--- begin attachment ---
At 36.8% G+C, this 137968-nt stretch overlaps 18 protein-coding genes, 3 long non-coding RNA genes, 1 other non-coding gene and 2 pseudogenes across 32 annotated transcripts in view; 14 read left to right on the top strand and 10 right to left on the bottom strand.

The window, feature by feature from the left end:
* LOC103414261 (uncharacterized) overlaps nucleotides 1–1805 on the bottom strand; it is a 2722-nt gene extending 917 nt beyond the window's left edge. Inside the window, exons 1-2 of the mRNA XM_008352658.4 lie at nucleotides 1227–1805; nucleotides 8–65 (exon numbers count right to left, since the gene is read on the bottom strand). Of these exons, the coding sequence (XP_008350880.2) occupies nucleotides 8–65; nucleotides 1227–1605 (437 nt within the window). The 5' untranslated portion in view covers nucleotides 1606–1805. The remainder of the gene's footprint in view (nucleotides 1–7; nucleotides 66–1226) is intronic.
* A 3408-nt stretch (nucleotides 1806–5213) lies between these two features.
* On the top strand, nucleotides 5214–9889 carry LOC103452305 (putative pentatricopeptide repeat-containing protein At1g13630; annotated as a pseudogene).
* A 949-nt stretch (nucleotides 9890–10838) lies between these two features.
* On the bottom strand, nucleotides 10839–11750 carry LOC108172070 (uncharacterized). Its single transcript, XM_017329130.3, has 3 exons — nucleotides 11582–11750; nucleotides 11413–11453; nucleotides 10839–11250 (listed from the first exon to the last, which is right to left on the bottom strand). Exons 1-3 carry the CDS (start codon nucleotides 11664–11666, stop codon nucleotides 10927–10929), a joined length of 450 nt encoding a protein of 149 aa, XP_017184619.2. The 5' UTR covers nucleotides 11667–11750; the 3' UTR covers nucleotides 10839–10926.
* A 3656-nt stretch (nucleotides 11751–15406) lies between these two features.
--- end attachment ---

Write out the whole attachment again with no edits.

At 36.8% G+C, this 137968-nt stretch overlaps 18 protein-coding genes, 3 long non-coding RNA genes, 1 other non-coding gene and 2 pseudogenes across 32 annotated transcripts in view; 14 read left to right on the top strand and 10 right to left on the bottom strand.

The window, feature by feature from the left end:
* LOC103414261 (uncharacterized) overlaps nucleotides 1–1805 on the bottom strand; it is a 2722-nt gene extending 917 nt beyond the window's left edge. Inside the window, exons 1-2 of the mRNA XM_008352658.4 lie at nucleotides 1227–1805; nucleotides 8–65 (exon numbers count right to left, since the gene is read on the bottom strand). Of these exons, the coding sequence (XP_008350880.2) occupies nucleotides 8–65; nucleotides 1227–1605 (437 nt within the window). The 5' untranslated portion in view covers nucleotides 1606–1805. The remainder of the gene's footprint in view (nucleotides 1–7; nucleotides 66–1226) is intronic.
* A 3408-nt stretch (nucleotides 1806–5213) lies between these two features.
* On the top strand, nucleotides 5214–9889 carry LOC103452305 (putative pentatricopeptide repeat-containing protein At1g13630; annotated as a pseudogene).
* A 949-nt stretch (nucleotides 9890–10838) lies between these two features.
* On the bottom strand, nucleotides 10839–11750 carry LOC108172070 (uncharacterized). Its single transcript, XM_017329130.3, has 3 exons — nucleotides 11582–11750; nucleotides 11413–11453; nucleotides 10839–11250 (listed from the first exon to the last, which is right to left on the bottom strand). Exons 1-3 carry the CDS (start codon nucleotides 11664–11666, stop codon nucleotides 10927–10929), a joined length of 450 nt encoding a protein of 149 aa, XP_017184619.2. The 5' UTR covers nucleotides 11667–11750; the 3' UTR covers nucleotides 10839–10926.
* A 3656-nt stretch (nucleotides 11751–15406) lies between these two features.